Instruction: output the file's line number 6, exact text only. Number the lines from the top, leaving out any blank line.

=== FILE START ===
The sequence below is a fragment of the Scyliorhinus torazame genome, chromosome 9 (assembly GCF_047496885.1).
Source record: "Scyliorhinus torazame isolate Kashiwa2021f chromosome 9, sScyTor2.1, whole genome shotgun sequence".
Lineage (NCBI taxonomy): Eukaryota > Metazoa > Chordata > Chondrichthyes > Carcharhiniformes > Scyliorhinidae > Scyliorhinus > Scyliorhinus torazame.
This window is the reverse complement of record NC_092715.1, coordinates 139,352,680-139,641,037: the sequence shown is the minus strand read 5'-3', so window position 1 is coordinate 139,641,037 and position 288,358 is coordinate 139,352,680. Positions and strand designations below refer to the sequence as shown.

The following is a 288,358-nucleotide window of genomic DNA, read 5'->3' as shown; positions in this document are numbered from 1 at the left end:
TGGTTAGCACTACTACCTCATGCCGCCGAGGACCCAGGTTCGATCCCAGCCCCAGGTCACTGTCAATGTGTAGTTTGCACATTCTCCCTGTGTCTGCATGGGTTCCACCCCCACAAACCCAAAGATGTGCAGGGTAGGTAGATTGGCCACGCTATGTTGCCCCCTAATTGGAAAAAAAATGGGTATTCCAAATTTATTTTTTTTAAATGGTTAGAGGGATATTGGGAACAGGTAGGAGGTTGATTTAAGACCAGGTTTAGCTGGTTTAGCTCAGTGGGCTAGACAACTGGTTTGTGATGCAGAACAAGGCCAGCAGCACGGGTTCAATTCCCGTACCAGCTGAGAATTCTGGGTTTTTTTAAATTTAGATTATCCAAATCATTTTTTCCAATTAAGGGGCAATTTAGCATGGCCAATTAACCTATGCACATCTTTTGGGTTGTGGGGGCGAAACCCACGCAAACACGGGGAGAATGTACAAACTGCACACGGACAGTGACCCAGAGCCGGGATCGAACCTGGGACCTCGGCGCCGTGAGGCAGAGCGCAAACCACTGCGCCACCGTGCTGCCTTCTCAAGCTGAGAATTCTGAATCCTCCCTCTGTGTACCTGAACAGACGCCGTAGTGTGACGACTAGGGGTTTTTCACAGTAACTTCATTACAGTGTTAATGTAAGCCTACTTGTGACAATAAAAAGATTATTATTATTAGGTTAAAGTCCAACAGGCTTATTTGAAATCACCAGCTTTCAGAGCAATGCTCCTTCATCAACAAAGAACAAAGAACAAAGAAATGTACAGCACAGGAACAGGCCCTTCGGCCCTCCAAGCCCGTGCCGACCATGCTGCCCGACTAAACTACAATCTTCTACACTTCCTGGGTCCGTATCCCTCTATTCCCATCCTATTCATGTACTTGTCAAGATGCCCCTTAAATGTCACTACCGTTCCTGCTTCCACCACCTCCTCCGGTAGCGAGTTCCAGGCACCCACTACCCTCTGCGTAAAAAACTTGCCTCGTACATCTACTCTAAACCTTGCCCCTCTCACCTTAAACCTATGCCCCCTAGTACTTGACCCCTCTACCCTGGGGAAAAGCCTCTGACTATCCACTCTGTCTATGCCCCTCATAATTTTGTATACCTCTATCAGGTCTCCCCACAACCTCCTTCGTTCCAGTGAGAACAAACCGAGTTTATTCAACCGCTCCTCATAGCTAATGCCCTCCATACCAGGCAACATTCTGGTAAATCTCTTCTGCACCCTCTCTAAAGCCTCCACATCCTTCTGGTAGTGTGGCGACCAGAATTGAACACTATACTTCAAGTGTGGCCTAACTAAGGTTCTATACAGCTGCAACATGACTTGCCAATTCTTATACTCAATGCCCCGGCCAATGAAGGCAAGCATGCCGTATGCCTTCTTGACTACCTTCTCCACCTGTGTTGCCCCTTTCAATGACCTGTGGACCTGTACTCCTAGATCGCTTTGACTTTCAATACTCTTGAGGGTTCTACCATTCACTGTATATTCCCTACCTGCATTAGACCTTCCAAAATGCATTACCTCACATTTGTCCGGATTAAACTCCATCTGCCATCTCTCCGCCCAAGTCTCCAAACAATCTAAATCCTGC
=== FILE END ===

TGGTTAGCACTACTACCTCATGCCGCCGAGGACCCAGGTTCGATCCCAGCCCCAGGTCACTGTCAATGTGTAGTTTGCACATTCTCCCTGTGTCTGCATGGGTTCCACCCCCACAAACCCAAAGATGTGCAGGGTAGGTAGATTGGCCACGCTATGTTGCCCCCTAATTGGAAAAAAAATGGGTATTCCAAATTTATTTTTTTTAAATGGTTAGAGGGATATTGGGAACAGGTAGGAGGTTGATTTAAGACCAGGTTTAGCTGGTTTAGCTCAGTGGGCTAGACAACTGGTTTGTGATGCAGAACAAGGCCAGCAGCACGGGTTCAATTCCCGTACCAGCTGAGAATTCTGGGTTTTTTTAAATTTAGATTATCCAAATCATTTTTTCCAATTAAGGGGCAATTTAGCATGGCCAATTAACCTATGCACATCTTTTGGGTTGTGGGGGCGAAACCCACGCAAACACGGGGAGAATGTACAAACTGCACACGGACAGTGACCCAGAGCCGGGATCGAACCTGGGACCTCGGCGCCGTGAGGCAGAGCGCAAACCACTGCGCCACCGTGCTGCCTTCTCAAGCTGAGAATTCTGAATCCTCCCTCTGTGTACCTGAACAGACGCCGTAGTGTGACGACTAGGGGTTTTTCACAGTAACTTCATTACAGTGTTAATGTAAGCCTACTTGTGACAATAAAAAGATTATTATTATTAGGTTAAAGTCCAACAGGCTTATTTGAAATCACCAGCTTTCAGAGCAATGCTCCTTCATCAACAAAGAACAAAGAACAAAGAAATGTACAGCACAGGAACAGGCCCTTCGGCCCTCCAAGCCCGTGCCGACCATGCTGCCCGACTAAACTACAATCTTCTACACTTCCTGGGTCCGTATCCCTCTATTCCCATCCTATTCATGTACTTGTCAAGATGCCCCTTAAATGTCACTACCGTTCCTGCTTCCACCACCTCCTCCGGTAGCGAGTTCCAGGCACCCACTACCCTCTGCGTAAAAAACTTGCCTCGTACATCTACTCTAAACCTTGCCCCTCTCACCTTAAACCTATGCCCCCTAGTACTTGACCCCTCTACCCTGGGGAAAAGCCTCTGACTATCCACTCTGTCTATGCCCCTCATAATTTTGTATACCTCTATCAGGTCTCCCCACAACCTCCTTCGTTCCAGTGAGAACAAACCGAGTTTATTCAACCGCTCCTCATAGCTAATGCCCTCCATACCAGGCAACATTCTGGTAAATCTCTTCTGCACCCTCTCTAAAGCCTCCACATCCTTCTGGTAGTGTGGCGACCAGAATTGAACACTATACTTCAAGTGTGGCCTAACTAAGGTTCTATACAGCTGCAACATGACTTGCCAATTCTTATACTCAATGCCCCGGCCAATGAAGGCAAGCATGCCGTATGCCTTCTTGACTACCTTCTCCACCTGTGTTGCCCCTTTCAATGACCTGTGGACCTGTACTCCTAGATCGCTTTGACTTTCAATACTCTTGAGGGTTCTACCATTCACTGTATATTCCCTACCTGCATTAGACCTTCCAAAATGCATTACCTCACATTTGTCCGGATTAAACTCCATCTGCCATCTCTCCGCCCAAGTCTCCAAACAATCTAAATCCTGC